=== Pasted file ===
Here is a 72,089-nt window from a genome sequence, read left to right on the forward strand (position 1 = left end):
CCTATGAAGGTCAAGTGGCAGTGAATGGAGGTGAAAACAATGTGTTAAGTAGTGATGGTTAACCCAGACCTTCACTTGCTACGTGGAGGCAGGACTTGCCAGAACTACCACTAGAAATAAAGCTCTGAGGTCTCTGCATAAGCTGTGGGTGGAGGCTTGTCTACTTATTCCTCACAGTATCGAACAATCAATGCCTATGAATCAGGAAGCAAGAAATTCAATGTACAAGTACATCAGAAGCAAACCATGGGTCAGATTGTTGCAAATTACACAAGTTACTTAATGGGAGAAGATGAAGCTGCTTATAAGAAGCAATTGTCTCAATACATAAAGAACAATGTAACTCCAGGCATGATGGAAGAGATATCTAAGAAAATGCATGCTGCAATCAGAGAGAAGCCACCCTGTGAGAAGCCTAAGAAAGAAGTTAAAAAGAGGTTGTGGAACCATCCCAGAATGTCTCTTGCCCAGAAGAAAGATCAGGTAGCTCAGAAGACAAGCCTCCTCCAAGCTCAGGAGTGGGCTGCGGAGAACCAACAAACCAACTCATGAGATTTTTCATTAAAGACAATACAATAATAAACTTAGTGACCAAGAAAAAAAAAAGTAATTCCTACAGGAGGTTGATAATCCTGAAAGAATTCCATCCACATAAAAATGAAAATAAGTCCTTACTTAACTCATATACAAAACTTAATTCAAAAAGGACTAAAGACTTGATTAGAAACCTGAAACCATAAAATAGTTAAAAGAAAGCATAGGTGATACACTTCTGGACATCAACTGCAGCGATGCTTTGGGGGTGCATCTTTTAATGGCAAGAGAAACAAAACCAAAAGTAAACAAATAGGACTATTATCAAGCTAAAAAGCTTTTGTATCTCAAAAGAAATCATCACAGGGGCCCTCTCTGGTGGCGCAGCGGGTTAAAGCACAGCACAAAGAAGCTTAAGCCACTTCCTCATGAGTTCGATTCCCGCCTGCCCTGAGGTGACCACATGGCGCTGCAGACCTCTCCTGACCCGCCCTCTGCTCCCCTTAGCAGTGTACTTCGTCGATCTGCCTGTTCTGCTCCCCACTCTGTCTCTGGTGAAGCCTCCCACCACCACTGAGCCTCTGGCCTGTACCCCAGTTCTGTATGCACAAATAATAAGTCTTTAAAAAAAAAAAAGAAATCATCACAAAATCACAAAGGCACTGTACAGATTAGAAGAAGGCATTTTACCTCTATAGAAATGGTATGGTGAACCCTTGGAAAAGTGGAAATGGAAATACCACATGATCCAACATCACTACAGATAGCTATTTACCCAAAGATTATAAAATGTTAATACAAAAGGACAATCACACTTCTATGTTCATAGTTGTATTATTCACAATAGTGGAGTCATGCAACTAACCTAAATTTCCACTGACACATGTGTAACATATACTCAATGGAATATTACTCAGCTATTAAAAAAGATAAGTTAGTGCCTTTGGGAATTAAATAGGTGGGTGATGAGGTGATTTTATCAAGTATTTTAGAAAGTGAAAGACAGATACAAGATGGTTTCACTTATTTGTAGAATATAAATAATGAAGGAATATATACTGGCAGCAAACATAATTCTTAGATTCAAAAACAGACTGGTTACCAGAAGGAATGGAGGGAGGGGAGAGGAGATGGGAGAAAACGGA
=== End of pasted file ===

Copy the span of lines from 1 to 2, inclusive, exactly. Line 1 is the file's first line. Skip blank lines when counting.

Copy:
Here is a 72,089-nt window from a genome sequence, read left to right on the forward strand (position 1 = left end):
CCTATGAAGGTCAAGTGGCAGTGAATGGAGGTGAAAACAATGTGTTAAGTAGTGATGGTTAACCCAGACCTTCACTTGCTACGTGGAGGCAGGACTTGCCAGAACTACCACTAGAAATAAAGCTCTGAGGTCTCTGCATAAGCTGTGGGTGGAGGCTTGTCTACTTATTCCTCACAGTATCGAACAATCAATGCCTATGAATCAGGAAGCAAGAAATTCAATGTACAAGTACATCAGAAGCAAACCATGGGTCAGATTGTTGCAAATTACACAAGTTACTTAATGGGAGAAGATGAAGCTGCTTATAAGAAGCAATTGTCTCAATACATAAAGAACAATGTAACTCCAGGCATGATGGAAGAGATATCTAAGAAAATGCATGCTGCAATCAGAGAGAAGCCACCCTGTGAGAAGCCTAAGAAAGAAGTTAAAAAGAGGTTGTGGAACCATCCCAGAATGTCTCTTGCCCAGAAGAAAGATCAGGTAGCTCAGAAGACAAGCCTCCTCCAAGCTCAGGAGTGGGCTGCGGAGAACCAACAAACCAACTCATGAGATTTTTCATTAAAGACAATACAATAATAAACTTAGTGACCAAGAAAAAAAAAAGTAATTCCTACAGGAGGTTGATAATCCTGAAAGAATTCCATCCACATAAAAATGAAAATAAGTCCTTACTTAACTCATATACAAAACTTAATTCAAAAAGGACTAAAGACTTGATTAGAAACCTGAAACCATAAAATAGTTAAAAGAAAGCATAGGTGATACACTTCTGGACATCAACTGCAGCGATGCTTTGGGGGTGCATCTTTTAATGGCAAGAGAAACAAAACCAAAAGTAAACAAATAGGACTATTATCAAGCTAAAAAGCTTTTGTATCTCAAAAGAAATCATCACAGGGGCCCTCTCTGGTGGCGCAGCGGGTTAAAGCACAGCACAAAGAAGCTTAAGCCACTTCCTCATGAGTTCGATTCCCGCCTGCCCTGAGGTGACCACATGGCGCTGCAGACCTCTCCTGACCCGCCCTCTGCTCCCCTTAGCAGTGTACTTCGTCGATCTGCCTGTTCTGCTCCCCACTCTGTCTCTGGTGAAGCCTCCCACCACCACTGAGCCTCTGGCCTGTACCCCAGTTCTGTATGCACAAATAATAAGTCTTTAAAAAAAAAAAAGAAATCATCACAAAATCACAAAGGCACTGTACAGATTAGAAGAAGGCATTTTACCTCTATAGAAATGGTATGGTGAACCCTTGGAAAAGTGGAAATGGAAATACCACATGATCCAACATCACTACAGATAGCTATTTACCCAAAGATTATAAAATGTTAATACAAAAGGACAATCACACTTCTATGTTCATAGTTGTATTATTCACAATAGTGGAGTCATGCAACTAACCTAAATTTCCACTGACACATGTGTAACATATACTCAATGGAATATTACTCAGCTATTAAAAAAGATAAGTTAGTGCCTTTGGGAATTAAATAGGTGGGTGATGAGGTGATTTTATCAAGTATTTTAGAAAGTGAAAGACAGATACAAGATGGTTTCACTTATTTGTAGAATATAAATAATGAAGGAATATATACTGGCAGCAAACATAATTCTTAGATTCAAAAACAGACTGGTTACCAGAAGGAATGGAGGGAGGGGAGAGGAGATGGGAGAAAACGGA